The Steelers closed to 31-21 on their next possession. Then, after two Marino completions for 61 yards, Shula called a trick halfback pass from Nathan to Marino, who caught the ball, cut back to the inside and felt the wrath of linebacker Jack Lambert. Number 58 had missed the Steelers' last four games with a foot injury and had played infrequently all season but was activated for this one. He probably thought Marino was crazy for ever leaving the pocket.
The play was brought back because guard Roy Foster was illegally down-field. On third-and-18 Marino steamed one down the middle to Moore for 28 yards to the Pittsburgh one. "Danny has the uncanny ability to know what he wants and execute," said receiver Jim Cefalo. "Not once today did he have a lucky throw." Woody Bennett scored three plays later for a 38-21 lead.
"The Dolphins' best running play is when Marino trots to the center," said Shell. "We thought we'd get around 30 on 'em," said Malone, who found his receivers often enough to finish 20 of 36 for 312 yards and three touchdowns. "We thought, with our defense and our ball control, that might be enough." Malone smiled to himself and chuckled at those thoughts. The Steelers did score 28, but still were 17-point losers to the incandescent Marino. "Danny just had a field day," Malone said. "I'm not talking about a normal offense. They scored so quickly, they ran away from us."
The Steelers came to Miami with Palo Alto on their minds. On Saturday, Stallworth had said, "We think we can get deep on them." He certainly did, combining with Malone on a 65-yard touchdown play to give the Steelers their very brief 14-10 lead. And it was Stallworth and Malone who brought the Steelers to within 31-21 on a 19-yard hookup the next time Marino let them up for air. Stallworth and fellow wideout Lipps had combined for 22 touchdowns during the season to Clayton and Duper's 26. The Dolphins had thrown the ball 572 times, the Steelers 443, yet Stallworth still led the AFC with 1,395 yards, and his 80 catches were the most for any of the four. Lipps, with Stallworth double-covered, had turned Denver's All-Pro Louis Wright inside out and beaten the Broncos with a churning 10-yard catch and run in the AFC semifinal a week earlier.
Stallworth is an alltimer. On Sunday he set a career playoff record for most postseason touchdown catches (12). He also topped 100 yards for the fifth consecutive time in postseason play (he caught four passes for 111 yards). He had his first big postseason game on this very field, in the 1979 Super Bowl against the Dallas Cowboys, going 28 yards for a score on his first reception and 75 for another touchdown later in the game. On his 65-yard play against the Dolphins, Stallworth was split right, covered by Paul Lankford and Lyle Blackwood. Blackwood peeled off to take Lipps as Stallworth blew by, running a variation of 60-slot hook and go, the play that won the 1980 Super Bowl for the Steelers against the Rams.
While Duper and Clayton had better pregame stats than Stallworth and Lipps, the AFC rookie of the year, one interested analyst preferred the Pittsburgh pair. "I'll take Stallworth and Lipps every time," said 49er defensive back Ronnie Lott, who was burned by Stallworth for the winning touchdown in San Francisco's only loss of this season. "That was no sin. Stall beats everybody. And from what I've seen, Lipps is a better athlete than either Duper or Clayton. Marino makes the whole thing work down there."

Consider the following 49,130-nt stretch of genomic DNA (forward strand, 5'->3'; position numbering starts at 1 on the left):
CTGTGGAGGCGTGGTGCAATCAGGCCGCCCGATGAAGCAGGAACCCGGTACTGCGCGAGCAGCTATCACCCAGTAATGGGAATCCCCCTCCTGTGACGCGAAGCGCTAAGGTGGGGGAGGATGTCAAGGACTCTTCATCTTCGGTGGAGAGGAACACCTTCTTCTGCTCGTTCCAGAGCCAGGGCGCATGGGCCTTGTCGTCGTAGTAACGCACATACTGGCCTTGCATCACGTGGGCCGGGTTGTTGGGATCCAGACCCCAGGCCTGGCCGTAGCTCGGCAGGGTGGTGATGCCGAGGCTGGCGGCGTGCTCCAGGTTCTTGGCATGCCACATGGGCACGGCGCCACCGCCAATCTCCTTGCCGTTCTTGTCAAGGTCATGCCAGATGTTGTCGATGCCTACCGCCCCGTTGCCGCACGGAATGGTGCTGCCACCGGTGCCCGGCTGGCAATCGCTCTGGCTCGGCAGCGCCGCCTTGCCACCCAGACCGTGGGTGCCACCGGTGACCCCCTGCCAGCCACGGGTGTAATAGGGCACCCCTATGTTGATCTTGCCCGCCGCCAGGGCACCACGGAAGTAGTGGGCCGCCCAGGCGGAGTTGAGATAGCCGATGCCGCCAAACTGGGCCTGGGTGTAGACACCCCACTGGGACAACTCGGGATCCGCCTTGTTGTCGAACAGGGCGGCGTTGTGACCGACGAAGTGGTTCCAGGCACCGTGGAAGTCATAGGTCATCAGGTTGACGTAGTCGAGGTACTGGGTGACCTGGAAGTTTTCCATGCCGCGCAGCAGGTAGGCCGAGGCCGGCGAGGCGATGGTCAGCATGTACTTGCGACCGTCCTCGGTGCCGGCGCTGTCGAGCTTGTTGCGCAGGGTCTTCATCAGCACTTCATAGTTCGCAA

Clayton suffered a sprained right shoulder in the first half and didn't play in the second. He was examined Monday and the Dolphins' team physicians said he could practice by week's end. The week before, against Seattle, Duper had been knocked out of the game in the first half. It didn't matter either time. On Sunday the fleet Miami receivers didn't catch Marino's passes so much as they were impaled by them. Duper and Clayton are good, very good, but great takes a while baking. Whether or not, as card-carrying Smurfs, they would have been able to prosper before the no-contact rule was established in 1978 will always be open to debate. Their numbers won't be. "Their group is probably as good as our old group [Frank Lewis, Lynn Swann, Stallworth and Jim Smith]," Stallworth said modestly. As good, but not as big. "But when you have confidence like they do, you're hard to stop."
"You don't break all the records Dan Marino has broken this season without doing something right," said Miami coach Don Shula. "Teams have tried all kinds of schemes against him—drop eight men and rush only three, or blitz everybody, or combinations. Pittsburgh tried the combinations today. Dan had the answers."
Shell stripped the ball from Nathan in the first half, causing a fumble the Steelers recovered, and had Pittsburgh's only interception of Marino, off a deflection in the second quarter. Lambert, playing sparingly, blitzed Marino once in the third quarter, but the quarterback released over the top of Lambert's descending left arm as he was being leveled. He even completed this one, 20 yards down-field to Nathan. Shell, Stallworth, Lambert and center Mike Webster, the final survivors of the last pro football dynasty, acquitted themselves honorably, but Marino, the hometown kid from Pittsburgh, was too much.
"We could've run all day," said Webster. "But Dan put the game out of our reach. I enjoyed watching his performance. I applauded. He's explosive. We wanted to possess the ball, and we had to convert the possessions. Make it impossible for him to win. But he got in front and didn't look back." Inevitably, the Steelers were asked how Marino compared with Bradshaw. "Give Danny a chance," said Webster. "He hasn't had time. It takes time. You don't win four Super Bowls in one year."
Forgive Marino's admirers if they seem to be of the opinion he'll do just that, this year.
"God, it's a madhouse in here," Marino said as he looked over the media horde into which he was about to descend. You ain't seen nothin' yet, Danny. Wait till Super Bowl week. Marino jerked the tape off his knee brace and yawned. "That's all right," he said. "I think I can handle it."